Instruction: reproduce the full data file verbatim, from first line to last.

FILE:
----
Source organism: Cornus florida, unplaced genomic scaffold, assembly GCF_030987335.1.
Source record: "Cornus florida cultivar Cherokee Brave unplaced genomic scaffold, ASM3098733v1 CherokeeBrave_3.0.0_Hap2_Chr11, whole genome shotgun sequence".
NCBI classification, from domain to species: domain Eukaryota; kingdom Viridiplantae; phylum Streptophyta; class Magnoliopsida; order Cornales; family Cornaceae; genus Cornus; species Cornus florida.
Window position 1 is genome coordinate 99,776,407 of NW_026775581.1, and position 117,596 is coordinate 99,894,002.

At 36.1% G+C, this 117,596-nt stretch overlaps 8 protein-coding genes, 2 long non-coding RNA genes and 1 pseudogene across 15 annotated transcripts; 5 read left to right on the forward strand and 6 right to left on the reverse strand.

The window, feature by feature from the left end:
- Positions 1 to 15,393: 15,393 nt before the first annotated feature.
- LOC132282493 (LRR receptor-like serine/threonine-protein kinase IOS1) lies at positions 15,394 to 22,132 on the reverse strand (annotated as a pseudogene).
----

Source organism: Cornus florida, unplaced genomic scaffold, assembly GCF_030987335.1.
Source record: "Cornus florida cultivar Cherokee Brave unplaced genomic scaffold, ASM3098733v1 CherokeeBrave_3.0.0_Hap2_Chr11, whole genome shotgun sequence".
NCBI classification, from domain to species: domain Eukaryota; kingdom Viridiplantae; phylum Streptophyta; class Magnoliopsida; order Cornales; family Cornaceae; genus Cornus; species Cornus florida.
Window position 1 is genome coordinate 99,776,407 of NW_026775581.1, and position 117,596 is coordinate 99,894,002.

At 36.1% G+C, this 117,596-nt stretch overlaps 8 protein-coding genes, 2 long non-coding RNA genes and 1 pseudogene across 15 annotated transcripts; 5 read left to right on the forward strand and 6 right to left on the reverse strand.

The window, feature by feature from the left end:
- Positions 1 to 15,393: 15,393 nt before the first annotated feature.
- LOC132282493 (LRR receptor-like serine/threonine-protein kinase IOS1) lies at positions 15,394 to 22,132 on the reverse strand (annotated as a pseudogene).